Women will have freedom, foreigners can leave: Taliban on possible new regime
Taliban have already asked the women employees of a bank in Kandahar to stop working, reports said. Male family members can take up their jobs, the insurgent group said.
Ahead of the imminent fall of the Afghanistan government making way for an interim set up, the Taliban which had set an example of a horrifying reign between 1996 and 2001, on Saturday said they respect women's rights. Women will be allowed to leave homes alone and they will have access to education and work, but they will have to wear the hijab, a Taliban spokesperson told Reuters. Whipping, stoning were common forms of Taliban punishment in the earlier regime, but as Reuters reported, the spokesperson said that policy on punishments will depend on courts. Media will be allowed to criticise anyone, but they should not indulge in character assassination, the spokesperson said.
The return of the Taliban is a nightmare for Afghan women, and as apprehended, the Taliban insurgents in Kandahar have walked into the offices of Azizi Bank and ordered nine women working there to leave, Reuters reported. Male relatives can take their place, the Taliban said.
The insurgent group told Reuters that n Taliban fighter was allowed to conduct celebratory gunfire right now as the negotiation for peaceful power transfer is still going on. Foreigners in the city can leave if they wish, the Taliban said. But if they continue to stay, then they will have to register their presence with Taliban administrators, the spokesperson said.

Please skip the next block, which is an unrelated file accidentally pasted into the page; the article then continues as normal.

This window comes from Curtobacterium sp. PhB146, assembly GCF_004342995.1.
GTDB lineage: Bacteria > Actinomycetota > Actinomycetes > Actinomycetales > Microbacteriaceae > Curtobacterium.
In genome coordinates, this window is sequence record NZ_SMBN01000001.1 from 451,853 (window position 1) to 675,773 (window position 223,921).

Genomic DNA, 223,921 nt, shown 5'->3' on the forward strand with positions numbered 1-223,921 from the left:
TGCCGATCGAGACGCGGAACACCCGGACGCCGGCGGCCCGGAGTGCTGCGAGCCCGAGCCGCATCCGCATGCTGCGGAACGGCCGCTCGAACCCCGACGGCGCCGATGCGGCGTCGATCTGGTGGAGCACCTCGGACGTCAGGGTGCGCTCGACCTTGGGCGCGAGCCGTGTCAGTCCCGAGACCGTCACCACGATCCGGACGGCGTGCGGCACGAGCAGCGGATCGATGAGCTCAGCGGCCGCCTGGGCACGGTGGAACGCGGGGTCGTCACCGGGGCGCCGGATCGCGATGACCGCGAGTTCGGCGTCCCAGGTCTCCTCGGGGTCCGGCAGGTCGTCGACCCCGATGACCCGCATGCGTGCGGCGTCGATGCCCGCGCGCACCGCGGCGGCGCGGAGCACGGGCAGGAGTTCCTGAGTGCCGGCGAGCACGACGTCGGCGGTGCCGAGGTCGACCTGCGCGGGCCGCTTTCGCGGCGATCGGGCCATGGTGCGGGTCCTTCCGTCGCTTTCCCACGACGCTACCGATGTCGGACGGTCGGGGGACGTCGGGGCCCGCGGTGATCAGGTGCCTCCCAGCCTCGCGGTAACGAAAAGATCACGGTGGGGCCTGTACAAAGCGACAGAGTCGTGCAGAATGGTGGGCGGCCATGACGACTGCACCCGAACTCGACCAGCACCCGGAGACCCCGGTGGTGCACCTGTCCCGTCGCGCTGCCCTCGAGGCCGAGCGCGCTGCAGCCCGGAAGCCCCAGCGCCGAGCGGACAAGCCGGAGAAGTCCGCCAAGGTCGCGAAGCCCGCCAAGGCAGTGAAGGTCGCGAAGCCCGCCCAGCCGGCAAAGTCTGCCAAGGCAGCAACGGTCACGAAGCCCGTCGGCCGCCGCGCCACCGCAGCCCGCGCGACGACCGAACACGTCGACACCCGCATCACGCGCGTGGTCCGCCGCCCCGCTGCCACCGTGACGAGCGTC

Watch: Taliban surround Kabul, in talks with Ashraf Ghani govt for power transition
Afghanistan President Ashraf Ghani is expected to step down within the next few hours, Russian news agency Sputnik reported. With Afghanistan's former interior minister Ali Ahmad Jalali likely to be roped in to head the interim government, the Taliban are expecting the power transfer peacefully in the next few hours.
In just over a week, the Taliban have seized nearly all of Afghanistan raising questions over the monumental failure of the Afghan army. The warlords on whom Ashraf Ghani was banking for remobilising the army surrendered to the Taliban in the last few days apparently leaving no option in front of the Afghan government. The talks in Doha too didn't result in any breakthrough.
(With agency inputs)